All batches passed the uniformity of weight test which is summarized in Table 4 [19, 31, 32]. All of the formulated batches had their dimensions (diameter and thickness) within the acceptable range of ±5% (Table 4) [33, 34]. Thus, the processes carried out during the preparation of the tablets comply with good manufacturing practices. Variations in tablet diameter and thickness (%) will impact the convenience of blister and plastic packaging and hence patients’ acceptance in ingesting the tablet.

3.2.3. Crushing Strength of Compressed Tablets

A diametric crushing force of 3 kg/F is considered to be the minimum crushing force for an immediate release tablet. All the formulated tablets had crushing forces greater than 3 kg/F, thus being able to withstand fractures optimally (Table 4) [35]. Binders are added to a tablet formulation to ensure plasticity or elasticity and increase interparticulate bonding strength in the tablet. This is done to ensure that the tablet remains intact after compression [3335]. Generally, an increase in binder concentration results in a corresponding increase in tablet hardness due to the increase in interparticulate bonding and film forming properties [1, 31, 33]. This property was exhibited by pectin from all the genotypes when they were used as binders and confirms their suitability for use as binders (Figure 3). However, there were variations in the extent to which each genotype increases tablet hardness when their concentrations as binders are increased (Figure 4).

3.2.4. Tensile Strength of Compressed Tablets

Tensile strength is a measure of the bond strength of tablets. It is a basic mechanical property of a compressed tablet which maintains the consistency of tablet strength properties even if the size of the tablet is changed [13]. The tensile strength characterizes the strength of a tablet more completely than hardness. The tensile strength of all pectins extracted was highest at 20%w/v. This confirms that increasing the concentration of the pectin as binders resulted in a corresponding increase in bond strength within the tablet. Statistical analysis on the tensile strength of tablets prepared from okra pectin in comparison with the tragacanth tablets revealed statistical differences in their tensile strength (Figure 5).

3.2.5. Friability Index of Formulated Tablets

All batches passed the test for friability () (Table 4) [19]. This implies that there was precise regulation of tablet weight, effective granulation process, low-level of moisture, and suitable concentration of binder. The low levels of percentage friability also indicate that the manufactured batches of paracetamol tablets can endure mechanical strain and shock during processing, shipment, and handling and ultimately suggest the suitability of incorporation of okra pectins as binders in immediate release tablets.

3.2.6. Disintegration Time Profile of Formulated Tablets

The process whereby tablets spontaneously break down into smaller fragments in the presence of a solvent is described as disintegration. Increasing the concentration of binders is known to increase the hardness of tablets with a corresponding increase in disintegration time [30, 31]. This effect was also observed in immediate release tablets prepared with the various pectins as binders (Figures 3 and 6). All pectins when used as binders at 10%w/v produced tablets which passed the disintegration test ( minutes). Pectin from PC4 when used as a binder at 15%w/v (F10) produced a compact tablet which was unable to disintegrate within the stipulated 15 minutes (Figure 6 and Table 4). Pectins from PC1, PC4, PC2, and PC3 when used as binders at 20%w/v, F13, F16, F14, and F15, respectively, also produced relatively compact and hard immediate release tablets which failed the disintegration test ( minutes) (Figure 6 and Table 4). Further analysis on the disintegration time of the extracted pectins as a binder with the standard binder at corresponding concentrations using -test revealed significant differences () for some genotypes (Figure 7).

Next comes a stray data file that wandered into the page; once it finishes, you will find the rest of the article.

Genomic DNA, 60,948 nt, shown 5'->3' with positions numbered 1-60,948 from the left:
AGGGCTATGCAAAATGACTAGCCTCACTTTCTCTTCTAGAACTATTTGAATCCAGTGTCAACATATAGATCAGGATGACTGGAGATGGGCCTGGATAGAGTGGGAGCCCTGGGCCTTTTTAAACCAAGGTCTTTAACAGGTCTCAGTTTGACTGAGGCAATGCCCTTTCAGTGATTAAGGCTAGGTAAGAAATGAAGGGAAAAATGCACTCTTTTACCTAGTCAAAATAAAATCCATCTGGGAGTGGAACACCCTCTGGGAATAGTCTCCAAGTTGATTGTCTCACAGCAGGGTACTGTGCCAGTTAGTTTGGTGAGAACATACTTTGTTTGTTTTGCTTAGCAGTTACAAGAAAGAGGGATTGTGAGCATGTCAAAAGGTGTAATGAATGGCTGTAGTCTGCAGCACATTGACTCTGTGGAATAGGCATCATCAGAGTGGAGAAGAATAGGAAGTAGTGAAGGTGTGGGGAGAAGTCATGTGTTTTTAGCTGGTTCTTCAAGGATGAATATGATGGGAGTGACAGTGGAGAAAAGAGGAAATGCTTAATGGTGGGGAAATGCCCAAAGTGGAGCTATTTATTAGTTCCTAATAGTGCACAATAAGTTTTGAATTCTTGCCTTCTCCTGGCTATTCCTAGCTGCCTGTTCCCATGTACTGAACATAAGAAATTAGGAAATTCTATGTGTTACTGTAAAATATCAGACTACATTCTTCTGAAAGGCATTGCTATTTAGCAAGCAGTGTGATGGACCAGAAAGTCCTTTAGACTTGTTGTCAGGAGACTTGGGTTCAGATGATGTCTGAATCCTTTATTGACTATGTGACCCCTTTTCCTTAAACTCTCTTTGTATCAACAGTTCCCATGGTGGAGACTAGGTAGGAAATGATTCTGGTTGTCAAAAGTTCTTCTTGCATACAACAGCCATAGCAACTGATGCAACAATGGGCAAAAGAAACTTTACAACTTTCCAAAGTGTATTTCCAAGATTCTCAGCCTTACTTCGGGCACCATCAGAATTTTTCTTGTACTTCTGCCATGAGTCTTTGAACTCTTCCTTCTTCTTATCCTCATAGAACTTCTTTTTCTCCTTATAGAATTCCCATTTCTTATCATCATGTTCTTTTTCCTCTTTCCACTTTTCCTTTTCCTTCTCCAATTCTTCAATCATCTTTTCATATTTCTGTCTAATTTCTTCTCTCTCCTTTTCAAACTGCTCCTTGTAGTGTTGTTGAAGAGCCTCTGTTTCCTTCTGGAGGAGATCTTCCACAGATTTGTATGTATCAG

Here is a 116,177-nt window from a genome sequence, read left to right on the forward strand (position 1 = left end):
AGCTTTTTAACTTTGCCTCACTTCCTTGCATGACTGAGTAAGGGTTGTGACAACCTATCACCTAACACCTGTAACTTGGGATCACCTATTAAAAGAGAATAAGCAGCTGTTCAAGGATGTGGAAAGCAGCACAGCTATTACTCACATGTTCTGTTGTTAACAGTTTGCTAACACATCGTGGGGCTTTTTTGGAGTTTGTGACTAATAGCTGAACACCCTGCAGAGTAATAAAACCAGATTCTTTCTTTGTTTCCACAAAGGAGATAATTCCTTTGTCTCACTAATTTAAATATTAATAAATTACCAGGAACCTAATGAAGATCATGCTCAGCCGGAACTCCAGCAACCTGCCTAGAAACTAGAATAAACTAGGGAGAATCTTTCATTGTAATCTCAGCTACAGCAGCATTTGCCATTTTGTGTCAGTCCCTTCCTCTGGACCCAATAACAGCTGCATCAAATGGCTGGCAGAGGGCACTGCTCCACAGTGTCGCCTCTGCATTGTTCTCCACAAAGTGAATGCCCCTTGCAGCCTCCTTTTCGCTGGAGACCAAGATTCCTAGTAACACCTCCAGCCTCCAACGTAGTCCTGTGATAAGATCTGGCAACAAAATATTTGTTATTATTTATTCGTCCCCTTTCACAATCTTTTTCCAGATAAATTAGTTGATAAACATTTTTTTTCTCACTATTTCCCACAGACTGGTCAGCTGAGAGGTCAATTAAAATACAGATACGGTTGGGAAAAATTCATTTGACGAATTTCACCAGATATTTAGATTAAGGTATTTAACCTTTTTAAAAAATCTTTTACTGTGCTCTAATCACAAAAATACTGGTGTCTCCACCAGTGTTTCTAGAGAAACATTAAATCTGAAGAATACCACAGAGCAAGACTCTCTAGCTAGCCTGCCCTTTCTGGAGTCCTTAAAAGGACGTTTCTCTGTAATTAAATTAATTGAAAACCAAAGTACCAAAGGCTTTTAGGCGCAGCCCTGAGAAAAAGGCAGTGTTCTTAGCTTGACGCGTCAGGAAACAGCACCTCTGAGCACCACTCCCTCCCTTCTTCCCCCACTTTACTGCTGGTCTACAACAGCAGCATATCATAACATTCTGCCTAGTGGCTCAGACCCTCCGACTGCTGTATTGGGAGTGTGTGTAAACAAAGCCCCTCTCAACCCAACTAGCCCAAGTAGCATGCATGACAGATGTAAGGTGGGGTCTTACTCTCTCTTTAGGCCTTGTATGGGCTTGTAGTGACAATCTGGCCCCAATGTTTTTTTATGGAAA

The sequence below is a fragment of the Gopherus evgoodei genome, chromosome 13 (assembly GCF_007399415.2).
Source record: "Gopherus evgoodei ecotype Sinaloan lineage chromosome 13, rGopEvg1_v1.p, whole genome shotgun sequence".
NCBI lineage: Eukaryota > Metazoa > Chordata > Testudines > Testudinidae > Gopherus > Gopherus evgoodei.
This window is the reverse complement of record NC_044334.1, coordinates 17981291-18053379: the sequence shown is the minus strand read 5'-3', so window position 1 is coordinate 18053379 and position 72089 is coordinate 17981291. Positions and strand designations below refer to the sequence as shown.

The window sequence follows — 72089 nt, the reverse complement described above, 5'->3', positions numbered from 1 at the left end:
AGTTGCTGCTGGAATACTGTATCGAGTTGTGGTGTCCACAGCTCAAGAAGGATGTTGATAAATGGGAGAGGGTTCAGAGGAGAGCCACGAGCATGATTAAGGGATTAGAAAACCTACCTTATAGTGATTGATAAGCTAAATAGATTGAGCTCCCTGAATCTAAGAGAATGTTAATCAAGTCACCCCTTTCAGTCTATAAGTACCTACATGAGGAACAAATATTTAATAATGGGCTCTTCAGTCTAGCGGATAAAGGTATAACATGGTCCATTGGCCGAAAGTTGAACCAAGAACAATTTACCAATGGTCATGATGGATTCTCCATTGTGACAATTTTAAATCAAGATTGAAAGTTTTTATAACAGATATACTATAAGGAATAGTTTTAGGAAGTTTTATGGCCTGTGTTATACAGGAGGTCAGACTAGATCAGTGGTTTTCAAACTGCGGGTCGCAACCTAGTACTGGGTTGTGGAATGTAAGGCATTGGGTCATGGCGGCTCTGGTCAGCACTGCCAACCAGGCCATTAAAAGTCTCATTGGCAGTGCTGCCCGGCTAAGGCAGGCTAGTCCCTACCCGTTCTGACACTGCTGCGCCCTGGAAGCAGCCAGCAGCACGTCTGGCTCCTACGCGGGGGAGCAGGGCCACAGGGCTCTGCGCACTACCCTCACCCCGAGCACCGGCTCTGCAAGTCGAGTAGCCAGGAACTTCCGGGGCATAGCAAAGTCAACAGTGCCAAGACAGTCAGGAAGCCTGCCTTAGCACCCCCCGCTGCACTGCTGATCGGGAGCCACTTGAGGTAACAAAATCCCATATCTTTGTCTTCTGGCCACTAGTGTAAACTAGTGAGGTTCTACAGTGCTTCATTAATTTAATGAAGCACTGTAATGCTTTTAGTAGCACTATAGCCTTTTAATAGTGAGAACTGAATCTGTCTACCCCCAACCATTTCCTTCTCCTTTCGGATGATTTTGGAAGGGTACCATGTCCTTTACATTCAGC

3.2.7. Uniformity in Drug Content of Formulated Tablets

When paracetamol is used as the active ingredient in a tablet, the amount of drug in the tablet should falls between 95% and 105% of the labelled claim [19]. All the eighteen (18) formulated batches of paracetamol tablets had their drug content falling within the allowed limit (Table 4). Thus, the drug content of all the batches is considered to be optimal, as effective release in vivo would ensure the achievement of therapeutic concentration and hence enhance the therapeutic response.

3.2.8. Dissolution Profile of Formulated Tablets

All the formulated tablets complied with the dissolution limit specifications with the exception of F10, F13, F14, F15, and F16 (Figure 8). The dissolution profile of the eighteen (18) formulated paracetamol tablet batches revealed that batches which were more compact and did not disintegrate within 15 minutes also failed the dissolution test (batches F10, F13, F14, F15, and F16). Pectins from PC1, PC4, PC2, and PC3 when used as binders at 20%w/v, F13, F16, F14, and F15, respectively, produced relatively compact and hard tablets which failed the disintegration test and also the dissolution test. Hence, using these pectins as binders at concentrations above 15%w/v in immediate release tablets will not produce the desired therapeutic effects. However, they may be subsequently used as potential control-releasing agents at concentrations above 20%w/v.

4. Conclusion

Tablet batches produced from pectin of all okra genotypes as binders at 10 and 15%w/v passed all the quality assessment tests (except PC4 at 15%w/v) and are comparable with tragacanth BP. Pectins from PC1, PC2, PC3, and PC4 when used as binders at 20%w/v produced hard and compact tablets which failed the disintegration and dissolution tests but passed all other quality control parameters. Pectin extracted from different genotypes of okra has an influence on its utilization as a binder in immediate release tablets.

Data Availability

The data used to support the outcomes of this investigation is provided in the paper and is also accessible upon request from the corresponding author.

Conflicts of Interest

The authors declare that there is no conflict of interest regarding the publication of this paper.


The authors would like to thank the technical personnel at Kwame Nkrumah University of Science and Technology’s Departments of Pharmaceutics and Horticulture for their assistance.